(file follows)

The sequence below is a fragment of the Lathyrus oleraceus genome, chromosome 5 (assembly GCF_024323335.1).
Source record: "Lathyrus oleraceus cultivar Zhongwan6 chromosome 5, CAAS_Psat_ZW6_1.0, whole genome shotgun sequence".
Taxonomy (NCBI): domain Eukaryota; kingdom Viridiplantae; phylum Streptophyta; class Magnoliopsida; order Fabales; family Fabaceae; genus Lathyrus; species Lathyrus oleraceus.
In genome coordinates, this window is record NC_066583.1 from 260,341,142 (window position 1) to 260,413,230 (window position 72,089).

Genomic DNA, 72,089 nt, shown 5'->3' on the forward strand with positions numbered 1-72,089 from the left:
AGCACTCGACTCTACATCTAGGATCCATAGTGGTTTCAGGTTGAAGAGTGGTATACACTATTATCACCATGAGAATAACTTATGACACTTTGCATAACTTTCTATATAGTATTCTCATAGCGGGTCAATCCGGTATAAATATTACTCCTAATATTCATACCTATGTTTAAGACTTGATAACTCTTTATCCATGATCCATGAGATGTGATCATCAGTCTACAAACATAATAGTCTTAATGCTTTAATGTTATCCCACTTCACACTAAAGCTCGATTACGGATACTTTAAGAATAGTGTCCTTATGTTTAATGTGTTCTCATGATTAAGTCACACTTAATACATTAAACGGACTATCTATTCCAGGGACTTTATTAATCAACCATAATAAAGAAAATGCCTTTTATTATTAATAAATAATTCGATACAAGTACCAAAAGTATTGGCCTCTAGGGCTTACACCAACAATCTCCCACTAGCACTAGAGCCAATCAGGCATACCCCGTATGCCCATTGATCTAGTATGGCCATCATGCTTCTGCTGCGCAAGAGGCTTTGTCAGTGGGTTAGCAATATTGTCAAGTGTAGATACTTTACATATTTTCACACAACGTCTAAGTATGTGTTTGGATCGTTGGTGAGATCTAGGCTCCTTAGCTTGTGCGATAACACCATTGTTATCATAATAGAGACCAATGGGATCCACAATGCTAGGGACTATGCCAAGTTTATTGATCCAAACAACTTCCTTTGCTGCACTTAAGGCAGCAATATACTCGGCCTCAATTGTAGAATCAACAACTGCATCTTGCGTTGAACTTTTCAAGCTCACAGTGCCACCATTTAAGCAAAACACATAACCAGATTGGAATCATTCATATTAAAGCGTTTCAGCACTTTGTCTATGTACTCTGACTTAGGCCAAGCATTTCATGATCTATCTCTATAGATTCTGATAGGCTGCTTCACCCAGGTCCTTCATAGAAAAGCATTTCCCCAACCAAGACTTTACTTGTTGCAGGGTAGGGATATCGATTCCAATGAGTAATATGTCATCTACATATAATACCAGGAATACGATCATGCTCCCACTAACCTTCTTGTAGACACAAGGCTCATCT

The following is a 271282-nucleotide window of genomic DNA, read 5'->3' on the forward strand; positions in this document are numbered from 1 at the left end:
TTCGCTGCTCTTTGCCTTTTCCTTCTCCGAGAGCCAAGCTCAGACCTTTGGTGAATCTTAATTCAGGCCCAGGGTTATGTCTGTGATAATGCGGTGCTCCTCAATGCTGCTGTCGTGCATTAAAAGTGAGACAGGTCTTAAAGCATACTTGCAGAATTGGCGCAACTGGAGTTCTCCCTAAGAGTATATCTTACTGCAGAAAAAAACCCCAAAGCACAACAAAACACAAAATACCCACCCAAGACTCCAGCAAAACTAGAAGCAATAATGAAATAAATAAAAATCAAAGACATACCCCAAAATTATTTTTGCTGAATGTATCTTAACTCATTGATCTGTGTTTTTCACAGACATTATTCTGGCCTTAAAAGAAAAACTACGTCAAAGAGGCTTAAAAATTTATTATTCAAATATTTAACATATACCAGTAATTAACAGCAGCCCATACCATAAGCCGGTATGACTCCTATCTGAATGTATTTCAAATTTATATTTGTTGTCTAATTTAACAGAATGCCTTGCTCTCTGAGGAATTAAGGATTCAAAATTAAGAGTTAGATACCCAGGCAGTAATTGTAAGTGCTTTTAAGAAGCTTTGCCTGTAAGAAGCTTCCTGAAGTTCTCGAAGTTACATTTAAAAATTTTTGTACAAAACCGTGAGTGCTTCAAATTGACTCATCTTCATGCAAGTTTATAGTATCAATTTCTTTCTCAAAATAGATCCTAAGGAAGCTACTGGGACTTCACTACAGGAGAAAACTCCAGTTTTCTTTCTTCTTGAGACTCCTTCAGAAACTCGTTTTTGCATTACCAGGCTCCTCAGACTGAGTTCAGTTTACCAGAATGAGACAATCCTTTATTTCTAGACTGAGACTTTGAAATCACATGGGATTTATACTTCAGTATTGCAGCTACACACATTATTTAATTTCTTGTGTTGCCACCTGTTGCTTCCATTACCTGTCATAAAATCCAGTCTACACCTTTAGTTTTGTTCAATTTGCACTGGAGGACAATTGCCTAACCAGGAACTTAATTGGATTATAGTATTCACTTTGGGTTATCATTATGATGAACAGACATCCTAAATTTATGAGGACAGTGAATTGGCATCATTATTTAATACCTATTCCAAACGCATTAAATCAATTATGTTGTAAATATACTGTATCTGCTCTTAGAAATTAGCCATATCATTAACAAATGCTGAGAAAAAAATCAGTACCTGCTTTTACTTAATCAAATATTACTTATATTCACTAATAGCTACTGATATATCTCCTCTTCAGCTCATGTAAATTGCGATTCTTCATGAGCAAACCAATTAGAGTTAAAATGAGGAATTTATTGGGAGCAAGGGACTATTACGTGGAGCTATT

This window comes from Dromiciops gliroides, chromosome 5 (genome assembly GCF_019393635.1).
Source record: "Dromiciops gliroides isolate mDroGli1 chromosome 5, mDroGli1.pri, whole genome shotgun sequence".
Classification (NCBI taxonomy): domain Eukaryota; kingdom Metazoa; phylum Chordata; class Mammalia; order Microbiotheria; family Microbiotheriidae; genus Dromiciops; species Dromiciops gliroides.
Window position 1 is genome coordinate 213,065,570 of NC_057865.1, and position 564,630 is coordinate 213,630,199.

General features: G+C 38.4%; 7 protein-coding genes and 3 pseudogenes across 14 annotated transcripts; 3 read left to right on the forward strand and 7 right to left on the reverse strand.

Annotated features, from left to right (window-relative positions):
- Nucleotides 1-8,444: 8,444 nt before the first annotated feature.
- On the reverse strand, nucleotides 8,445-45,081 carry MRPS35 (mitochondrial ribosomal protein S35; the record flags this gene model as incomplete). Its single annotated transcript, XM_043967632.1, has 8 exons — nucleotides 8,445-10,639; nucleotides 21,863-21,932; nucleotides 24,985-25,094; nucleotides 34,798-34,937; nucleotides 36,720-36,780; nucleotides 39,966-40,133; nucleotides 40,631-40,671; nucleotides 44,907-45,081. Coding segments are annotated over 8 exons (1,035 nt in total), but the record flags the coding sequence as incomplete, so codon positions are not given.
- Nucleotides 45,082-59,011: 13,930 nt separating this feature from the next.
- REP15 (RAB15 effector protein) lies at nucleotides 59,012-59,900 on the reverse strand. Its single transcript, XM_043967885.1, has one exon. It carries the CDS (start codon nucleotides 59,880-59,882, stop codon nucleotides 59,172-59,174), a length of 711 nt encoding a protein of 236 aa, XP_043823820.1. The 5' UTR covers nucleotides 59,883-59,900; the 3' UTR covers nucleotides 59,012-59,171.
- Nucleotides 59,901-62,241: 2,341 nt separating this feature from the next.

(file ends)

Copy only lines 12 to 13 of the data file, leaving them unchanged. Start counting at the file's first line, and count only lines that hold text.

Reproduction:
Window position 1 is genome coordinate 213,065,570 of NC_057865.1, and position 564,630 is coordinate 213,630,199.

General features: G+C 38.4%; 7 protein-coding genes and 3 pseudogenes across 14 annotated transcripts; 3 read left to right on the forward strand and 7 right to left on the reverse strand.